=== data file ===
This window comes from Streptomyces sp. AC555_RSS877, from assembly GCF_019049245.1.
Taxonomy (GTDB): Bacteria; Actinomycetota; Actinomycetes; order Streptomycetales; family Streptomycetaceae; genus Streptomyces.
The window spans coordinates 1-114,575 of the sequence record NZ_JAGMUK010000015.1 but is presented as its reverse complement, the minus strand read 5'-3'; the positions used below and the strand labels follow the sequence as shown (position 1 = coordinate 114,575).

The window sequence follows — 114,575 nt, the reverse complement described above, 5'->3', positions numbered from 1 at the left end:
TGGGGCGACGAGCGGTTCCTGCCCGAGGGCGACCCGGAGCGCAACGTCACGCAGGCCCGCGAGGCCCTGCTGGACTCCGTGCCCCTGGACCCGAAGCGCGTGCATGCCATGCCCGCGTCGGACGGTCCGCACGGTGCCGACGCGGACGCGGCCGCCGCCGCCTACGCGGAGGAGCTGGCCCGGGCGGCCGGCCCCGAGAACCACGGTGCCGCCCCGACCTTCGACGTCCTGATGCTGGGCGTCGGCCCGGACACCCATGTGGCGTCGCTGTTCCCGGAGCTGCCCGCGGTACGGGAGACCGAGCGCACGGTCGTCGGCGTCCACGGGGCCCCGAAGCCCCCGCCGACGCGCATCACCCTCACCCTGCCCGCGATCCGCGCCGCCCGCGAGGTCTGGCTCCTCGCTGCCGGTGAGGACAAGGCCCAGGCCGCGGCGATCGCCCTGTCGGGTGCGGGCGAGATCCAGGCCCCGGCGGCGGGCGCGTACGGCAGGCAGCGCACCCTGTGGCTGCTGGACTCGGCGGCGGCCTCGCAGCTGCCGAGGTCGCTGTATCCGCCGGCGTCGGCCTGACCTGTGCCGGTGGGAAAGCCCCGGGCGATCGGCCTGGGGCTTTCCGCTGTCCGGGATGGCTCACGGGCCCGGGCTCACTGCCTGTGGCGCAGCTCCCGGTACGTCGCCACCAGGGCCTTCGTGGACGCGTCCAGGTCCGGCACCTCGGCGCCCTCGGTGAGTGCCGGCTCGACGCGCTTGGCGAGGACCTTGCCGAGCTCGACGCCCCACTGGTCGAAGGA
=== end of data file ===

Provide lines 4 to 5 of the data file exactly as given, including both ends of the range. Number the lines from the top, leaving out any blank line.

The window sequence follows — 114,575 nt, the reverse complement described above, 5'->3', positions numbered from 1 at the left end:
TGGGGCGACGAGCGGTTCCTGCCCGAGGGCGACCCGGAGCGCAACGTCACGCAGGCCCGCGAGGCCCTGCTGGACTCCGTGCCCCTGGACCCGAAGCGCGTGCATGCCATGCCCGCGTCGGACGGTCCGCACGGTGCCGACGCGGACGCGGCCGCCGCCGCCTACGCGGAGGAGCTGGCCCGGGCGGCCGGCCCCGAGAACCACGGTGCCGCCCCGACCTTCGACGTCCTGATGCTGGGCGTCGGCCCGGACACCCATGTGGCGTCGCTGTTCCCGGAGCTGCCCGCGGTACGGGAGACCGAGCGCACGGTCGTCGGCGTCCACGGGGCCCCGAAGCCCCCGCCGACGCGCATCACCCTCACCCTGCCCGCGATCCGCGCCGCCCGCGAGGTCTGGCTCCTCGCTGCCGGTGAGGACAAGGCCCAGGCCGCGGCGATCGCCCTGTCGGGTGCGGGCGAGATCCAGGCCCCGGCGGCGGGCGCGTACGGCAGGCAGCGCACCCTGTGGCTGCTGGACTCGGCGGCGGCCTCGCAGCTGCCGAGGTCGCTGTATCCGCCGGCGTCGGCCTGACCTGTGCCGGTGGGAAAGCCCCGGGCGATCGGCCTGGGGCTTTCCGCTGTCCGGGATGGCTCACGGGCCCGGGCTCACTGCCTGTGGCGCAGCTCCCGGTACGTCGCCACCAGGGCCTTCGTGGACGCGTCCAGGTCCGGCACCTCGGCGCCCTCGGTGAGTGCCGGCTCGACGCGCTTGGCGAGGACCTTGCCGAGCTCGACGCCCCACTGGTCGAAGGA